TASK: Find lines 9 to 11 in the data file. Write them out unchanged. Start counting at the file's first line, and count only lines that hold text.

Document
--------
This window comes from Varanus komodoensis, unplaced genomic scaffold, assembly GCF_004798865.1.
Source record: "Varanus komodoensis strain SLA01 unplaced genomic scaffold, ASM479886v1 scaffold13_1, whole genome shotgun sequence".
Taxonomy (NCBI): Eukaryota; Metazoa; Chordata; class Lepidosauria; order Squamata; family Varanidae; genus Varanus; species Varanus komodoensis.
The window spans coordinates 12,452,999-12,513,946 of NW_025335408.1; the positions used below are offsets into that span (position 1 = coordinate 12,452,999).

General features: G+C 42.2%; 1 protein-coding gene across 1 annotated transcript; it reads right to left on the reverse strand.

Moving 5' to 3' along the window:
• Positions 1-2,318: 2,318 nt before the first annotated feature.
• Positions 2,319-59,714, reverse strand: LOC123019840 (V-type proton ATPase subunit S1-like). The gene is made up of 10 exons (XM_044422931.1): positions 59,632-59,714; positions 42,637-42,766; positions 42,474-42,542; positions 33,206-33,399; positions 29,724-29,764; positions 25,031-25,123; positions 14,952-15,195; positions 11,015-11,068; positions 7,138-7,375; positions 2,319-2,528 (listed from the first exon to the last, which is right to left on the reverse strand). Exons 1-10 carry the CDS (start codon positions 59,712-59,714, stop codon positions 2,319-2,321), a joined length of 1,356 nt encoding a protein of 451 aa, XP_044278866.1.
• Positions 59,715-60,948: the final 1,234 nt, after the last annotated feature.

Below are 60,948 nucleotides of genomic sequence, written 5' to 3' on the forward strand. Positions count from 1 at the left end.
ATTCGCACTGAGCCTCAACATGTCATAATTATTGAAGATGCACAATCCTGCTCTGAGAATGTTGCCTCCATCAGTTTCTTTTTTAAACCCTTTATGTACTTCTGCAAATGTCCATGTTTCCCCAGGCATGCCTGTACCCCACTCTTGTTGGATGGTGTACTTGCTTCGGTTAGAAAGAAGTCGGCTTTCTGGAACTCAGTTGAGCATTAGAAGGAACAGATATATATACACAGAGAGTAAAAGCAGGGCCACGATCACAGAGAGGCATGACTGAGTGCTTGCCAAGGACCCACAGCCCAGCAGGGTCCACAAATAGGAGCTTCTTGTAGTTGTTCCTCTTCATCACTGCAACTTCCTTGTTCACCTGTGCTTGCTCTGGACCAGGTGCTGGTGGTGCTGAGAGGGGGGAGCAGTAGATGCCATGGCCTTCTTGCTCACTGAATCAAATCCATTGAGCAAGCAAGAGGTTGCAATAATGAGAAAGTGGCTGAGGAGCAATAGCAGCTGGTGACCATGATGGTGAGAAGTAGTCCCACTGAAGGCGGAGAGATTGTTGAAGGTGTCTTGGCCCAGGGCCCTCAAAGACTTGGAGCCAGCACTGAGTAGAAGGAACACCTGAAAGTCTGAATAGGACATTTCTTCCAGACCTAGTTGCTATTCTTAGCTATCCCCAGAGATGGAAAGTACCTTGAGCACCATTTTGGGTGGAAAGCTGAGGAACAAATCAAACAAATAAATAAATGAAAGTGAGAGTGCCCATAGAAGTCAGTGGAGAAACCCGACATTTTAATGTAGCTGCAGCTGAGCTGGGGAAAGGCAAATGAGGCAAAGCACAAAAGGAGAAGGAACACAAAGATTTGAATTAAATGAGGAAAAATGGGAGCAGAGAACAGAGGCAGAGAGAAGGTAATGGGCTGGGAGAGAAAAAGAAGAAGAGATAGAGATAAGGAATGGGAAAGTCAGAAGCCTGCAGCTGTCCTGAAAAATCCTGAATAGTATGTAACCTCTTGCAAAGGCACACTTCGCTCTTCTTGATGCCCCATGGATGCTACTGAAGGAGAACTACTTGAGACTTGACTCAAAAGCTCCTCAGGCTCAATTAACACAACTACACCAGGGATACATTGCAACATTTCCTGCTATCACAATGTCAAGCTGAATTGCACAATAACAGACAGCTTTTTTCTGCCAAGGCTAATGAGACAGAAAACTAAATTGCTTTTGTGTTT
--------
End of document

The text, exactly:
• Positions 59,715-60,948: the final 1,234 nt, after the last annotated feature.

Below are 60,948 nucleotides of genomic sequence, written 5' to 3' on the forward strand. Positions count from 1 at the left end.
ATTCGCACTGAGCCTCAACATGTCATAATTATTGAAGATGCACAATCCTGCTCTGAGAATGTTGCCTCCATCAGTTTCTTTTTTAAACCCTTTATGTACTTCTGCAAATGTCCATGTTTCCCCAGGCATGCCTGTACCCCACTCTTGTTGGATGGTGTACTTGCTTCGGTTAGAAAGAAGTCGGCTTTCTGGAACTCAGTTGAGCATTAGAAGGAACAGATATATATACACAGAGAGTAAAAGCAGGGCCACGATCACAGAGAGGCATGACTGAGTGCTTGCCAAGGACCCACAGCCCAGCAGGGTCCACAAATAGGAGCTTCTTGTAGTTGTTCCTCTTCATCACTGCAACTTCCTTGTTCACCTGTGCTTGCTCTGGACCAGGTGCTGGTGGTGCTGAGAGGGGGGAGCAGTAGATGCCATGGCCTTCTTGCTCACTGAATCAAATCCATTGAGCAAGCAAGAGGTTGCAATAATGAGAAAGTGGCTGAGGAGCAATAGCAGCTGGTGACCATGATGGTGAGAAGTAGTCCCACTGAAGGCGGAGAGATTGTTGAAGGTGTCTTGGCCCAGGGCCCTCAAAGACTTGGAGCCAGCACTGAGTAGAAGGAACACCTGAAAGTCTGAATAGGACATTTCTTCCAGACCTAGTTGCTATTCTTAGCTATCCCCAGAGATGGAAAGTACCTTGAGCACCATTTTGGGTGGAAAGCTGAGGAACAAATCAAACAAATAAATAAATGAAAGTGAGAGTGCCCATAGAAGTCAGTGGAGAAACCCGACATTTTAATGTAGCTGCAGCTGAGCTGGGGAAAGGCAAATGAGGCAAAGCACAAAAGGAGAAGGAACACAAAGATTTGAATTAAATGAGGAAAAATGGGAGCAGAGAACAGAGGCAGAGAGAAGGTAATGGGCTGGGAGAGAAAAAGAAGAAGAGATAGAGATAAGGAATGGGAAAGTCAGAAGCCTGCAGCTGTCCTGAAAAATCCTGAATAGTATGTAACCTCTTGCAAAGGCACACTTCGCTCTTCTTGATGCCCCATGGATGCTACTGAAGGAGAACTACTTGAGACTTGACTCAAAAGCTCCTCAGGCTCAATTAACACAACTACACCAGGGATACATTGCAACATTTCCTGCTATCACAATGTCAAGCTGAATTGCACAATAACAGACAGCTTTTTTCTGCCAAGGCTAATGAGACAGAAAACTAAATTGCTTTTGTGTTT